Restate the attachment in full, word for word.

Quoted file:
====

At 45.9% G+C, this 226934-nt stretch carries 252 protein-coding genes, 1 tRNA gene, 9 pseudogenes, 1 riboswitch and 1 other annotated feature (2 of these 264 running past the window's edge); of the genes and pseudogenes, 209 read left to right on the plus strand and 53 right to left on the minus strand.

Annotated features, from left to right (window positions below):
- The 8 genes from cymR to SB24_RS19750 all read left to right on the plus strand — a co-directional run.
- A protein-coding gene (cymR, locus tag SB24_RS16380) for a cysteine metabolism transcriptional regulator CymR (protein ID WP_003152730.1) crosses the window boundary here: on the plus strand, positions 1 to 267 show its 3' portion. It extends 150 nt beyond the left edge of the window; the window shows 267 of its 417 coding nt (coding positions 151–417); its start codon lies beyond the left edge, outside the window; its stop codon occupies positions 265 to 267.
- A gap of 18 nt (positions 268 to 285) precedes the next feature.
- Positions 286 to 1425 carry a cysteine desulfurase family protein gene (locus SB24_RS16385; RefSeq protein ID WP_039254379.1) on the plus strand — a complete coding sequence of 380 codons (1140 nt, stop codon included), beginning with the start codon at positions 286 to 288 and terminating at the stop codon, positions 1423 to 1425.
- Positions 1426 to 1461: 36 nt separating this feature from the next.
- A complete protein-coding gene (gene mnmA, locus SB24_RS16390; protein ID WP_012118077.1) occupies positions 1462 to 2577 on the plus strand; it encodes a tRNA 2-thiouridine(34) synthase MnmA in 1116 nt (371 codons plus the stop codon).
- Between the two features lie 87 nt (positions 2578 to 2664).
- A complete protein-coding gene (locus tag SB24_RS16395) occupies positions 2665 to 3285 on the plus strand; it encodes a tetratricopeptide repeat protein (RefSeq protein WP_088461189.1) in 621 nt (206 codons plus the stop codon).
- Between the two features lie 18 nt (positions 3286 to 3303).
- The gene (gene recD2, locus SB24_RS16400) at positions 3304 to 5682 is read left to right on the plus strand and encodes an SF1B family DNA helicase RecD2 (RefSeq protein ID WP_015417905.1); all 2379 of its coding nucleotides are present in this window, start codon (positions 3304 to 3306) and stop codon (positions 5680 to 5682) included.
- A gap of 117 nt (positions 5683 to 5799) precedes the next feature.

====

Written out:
At 45.9% G+C, this 226934-nt stretch carries 252 protein-coding genes, 1 tRNA gene, 9 pseudogenes, 1 riboswitch and 1 other annotated feature (2 of these 264 running past the window's edge); of the genes and pseudogenes, 209 read left to right on the plus strand and 53 right to left on the minus strand.

Annotated features, from left to right (window positions below):
- The 8 genes from cymR to SB24_RS19750 all read left to right on the plus strand — a co-directional run.
- A protein-coding gene (cymR, locus tag SB24_RS16380) for a cysteine metabolism transcriptional regulator CymR (protein ID WP_003152730.1) crosses the window boundary here: on the plus strand, positions 1 to 267 show its 3' portion. It extends 150 nt beyond the left edge of the window; the window shows 267 of its 417 coding nt (coding positions 151–417); its start codon lies beyond the left edge, outside the window; its stop codon occupies positions 265 to 267.
- A gap of 18 nt (positions 268 to 285) precedes the next feature.
- Positions 286 to 1425 carry a cysteine desulfurase family protein gene (locus SB24_RS16385; RefSeq protein ID WP_039254379.1) on the plus strand — a complete coding sequence of 380 codons (1140 nt, stop codon included), beginning with the start codon at positions 286 to 288 and terminating at the stop codon, positions 1423 to 1425.
- Positions 1426 to 1461: 36 nt separating this feature from the next.
- A complete protein-coding gene (gene mnmA, locus SB24_RS16390; protein ID WP_012118077.1) occupies positions 1462 to 2577 on the plus strand; it encodes a tRNA 2-thiouridine(34) synthase MnmA in 1116 nt (371 codons plus the stop codon).
- Between the two features lie 87 nt (positions 2578 to 2664).
- A complete protein-coding gene (locus tag SB24_RS16395) occupies positions 2665 to 3285 on the plus strand; it encodes a tetratricopeptide repeat protein (RefSeq protein WP_088461189.1) in 621 nt (206 codons plus the stop codon).
- Between the two features lie 18 nt (positions 3286 to 3303).
- The gene (gene recD2, locus SB24_RS16400) at positions 3304 to 5682 is read left to right on the plus strand and encodes an SF1B family DNA helicase RecD2 (RefSeq protein ID WP_015417905.1); all 2379 of its coding nucleotides are present in this window, start codon (positions 3304 to 3306) and stop codon (positions 5680 to 5682) included.
- A gap of 117 nt (positions 5683 to 5799) precedes the next feature.